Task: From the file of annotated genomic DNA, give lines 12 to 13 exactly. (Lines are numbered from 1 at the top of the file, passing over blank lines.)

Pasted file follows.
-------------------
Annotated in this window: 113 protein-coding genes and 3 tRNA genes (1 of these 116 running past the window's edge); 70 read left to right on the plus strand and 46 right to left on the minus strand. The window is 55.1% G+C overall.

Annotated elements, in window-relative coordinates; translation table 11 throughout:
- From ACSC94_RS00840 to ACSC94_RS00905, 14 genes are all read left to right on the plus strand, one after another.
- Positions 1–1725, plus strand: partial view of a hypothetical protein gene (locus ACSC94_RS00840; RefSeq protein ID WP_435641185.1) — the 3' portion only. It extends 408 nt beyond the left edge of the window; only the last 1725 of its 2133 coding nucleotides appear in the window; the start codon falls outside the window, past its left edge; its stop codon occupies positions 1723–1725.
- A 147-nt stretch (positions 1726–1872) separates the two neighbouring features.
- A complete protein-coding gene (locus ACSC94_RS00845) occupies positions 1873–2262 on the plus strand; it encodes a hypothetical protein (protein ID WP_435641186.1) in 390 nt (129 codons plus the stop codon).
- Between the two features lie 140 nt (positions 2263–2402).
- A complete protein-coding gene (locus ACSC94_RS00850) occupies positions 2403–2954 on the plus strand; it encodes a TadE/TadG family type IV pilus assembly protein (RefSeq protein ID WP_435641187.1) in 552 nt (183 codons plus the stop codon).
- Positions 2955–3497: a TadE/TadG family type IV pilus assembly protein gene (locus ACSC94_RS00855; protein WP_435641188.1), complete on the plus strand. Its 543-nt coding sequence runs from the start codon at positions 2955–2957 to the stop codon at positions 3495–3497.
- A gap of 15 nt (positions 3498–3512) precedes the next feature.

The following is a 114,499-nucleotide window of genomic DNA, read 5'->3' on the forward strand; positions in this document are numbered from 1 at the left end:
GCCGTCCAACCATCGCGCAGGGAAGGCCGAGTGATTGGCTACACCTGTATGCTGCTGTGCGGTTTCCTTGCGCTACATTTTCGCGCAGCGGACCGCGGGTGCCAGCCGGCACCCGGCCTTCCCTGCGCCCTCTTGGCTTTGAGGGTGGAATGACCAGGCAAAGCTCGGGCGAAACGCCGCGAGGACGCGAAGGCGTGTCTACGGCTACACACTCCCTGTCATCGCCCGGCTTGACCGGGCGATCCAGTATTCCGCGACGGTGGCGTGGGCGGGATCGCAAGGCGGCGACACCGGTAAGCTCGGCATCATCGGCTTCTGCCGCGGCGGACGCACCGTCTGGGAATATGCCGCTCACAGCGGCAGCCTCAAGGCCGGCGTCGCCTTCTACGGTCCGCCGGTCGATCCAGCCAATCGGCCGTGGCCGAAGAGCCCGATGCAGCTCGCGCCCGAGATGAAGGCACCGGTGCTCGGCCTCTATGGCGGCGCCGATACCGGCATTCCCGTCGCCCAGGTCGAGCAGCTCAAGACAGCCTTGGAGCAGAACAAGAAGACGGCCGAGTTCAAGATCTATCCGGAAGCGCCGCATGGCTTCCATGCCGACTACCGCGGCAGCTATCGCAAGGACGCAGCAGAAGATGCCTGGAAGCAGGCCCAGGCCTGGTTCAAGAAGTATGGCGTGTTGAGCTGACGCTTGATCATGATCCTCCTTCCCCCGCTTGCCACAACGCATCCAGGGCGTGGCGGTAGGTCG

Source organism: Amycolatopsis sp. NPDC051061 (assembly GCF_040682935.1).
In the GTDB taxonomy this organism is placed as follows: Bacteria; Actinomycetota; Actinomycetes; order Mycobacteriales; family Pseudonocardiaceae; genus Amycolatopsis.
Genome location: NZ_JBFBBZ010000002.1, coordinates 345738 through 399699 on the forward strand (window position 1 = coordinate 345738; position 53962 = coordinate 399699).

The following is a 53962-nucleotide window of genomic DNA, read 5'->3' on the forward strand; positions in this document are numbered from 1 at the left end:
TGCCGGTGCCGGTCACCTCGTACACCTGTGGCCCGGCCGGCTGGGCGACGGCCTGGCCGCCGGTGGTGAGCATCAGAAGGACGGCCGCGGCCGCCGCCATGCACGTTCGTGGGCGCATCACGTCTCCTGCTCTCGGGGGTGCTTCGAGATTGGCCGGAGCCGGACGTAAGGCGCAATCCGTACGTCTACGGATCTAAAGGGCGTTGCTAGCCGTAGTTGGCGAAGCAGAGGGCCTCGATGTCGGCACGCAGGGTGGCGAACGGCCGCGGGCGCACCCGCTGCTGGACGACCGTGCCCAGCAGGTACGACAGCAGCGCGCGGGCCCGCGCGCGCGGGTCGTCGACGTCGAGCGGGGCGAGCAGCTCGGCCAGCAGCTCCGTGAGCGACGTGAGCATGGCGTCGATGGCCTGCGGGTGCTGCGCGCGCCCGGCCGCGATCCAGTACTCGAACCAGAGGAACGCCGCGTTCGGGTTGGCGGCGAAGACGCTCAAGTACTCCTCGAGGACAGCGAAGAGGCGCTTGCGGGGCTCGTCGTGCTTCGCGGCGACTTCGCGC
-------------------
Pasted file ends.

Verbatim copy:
GCCGTCCAACCATCGCGCAGGGAAGGCCGAGTGATTGGCTACACCTGTATGCTGCTGTGCGGTTTCCTTGCGCTACATTTTCGCGCAGCGGACCGCGGGTGCCAGCCGGCACCCGGCCTTCCCTGCGCCCTCTTGGCTTTGAGGGTGGAATGACCAGGCAAAGCTCGGGCGAAACGCCGCGAGGACGCGAAGGCGTGTCTACGGCTACACACTCCCTGTCATCGCCCGGCTTGACCGGGCGATCCAGTATTCCGCGACGGTGGCGTGGGCGGGATCGCAAGGCGGCGACACCGGTAAGCTCGGCATCATCGGCTTCTGCCGCGGCGGACGCACCGTCTGGGAATATGCCGCTCACAGCGGCAGCCTCAAGGCCGGCGTCGCCTTCTACGGTCCGCCGGTCGATCCAGCCAATCGGCCGTGGCCGAAGAGCCCGATGCAGCTCGCGCCCGAGATGAAGGCACCGGTGCTCGGCCTCTATGGCGGCGCCGATACCGGCATTCCCGTCGCCCAGGTCGAGCAGCTCAAGACAGCCTTGGAGCAGAACAAGAAGACGGCCGAGTTCAAGATCTATCCGGAAGCGCCGCATGGCTTCCATGCCGACTACCGCGGCAGCTATCGCAAGGACGCAGCAGAAGATGCCTGGAAGCAGGCCCAGGCCTGGTTCAAGAAGTATGGCGTGTTGAGCTGACGCTTGATCATGATCCTCCTTCCCCCGCTTGCCACAACGCATCCAGGGCGTGGCGGTAGGTCG

Source organism: Amycolatopsis sp. NPDC051061 (assembly GCF_040682935.1).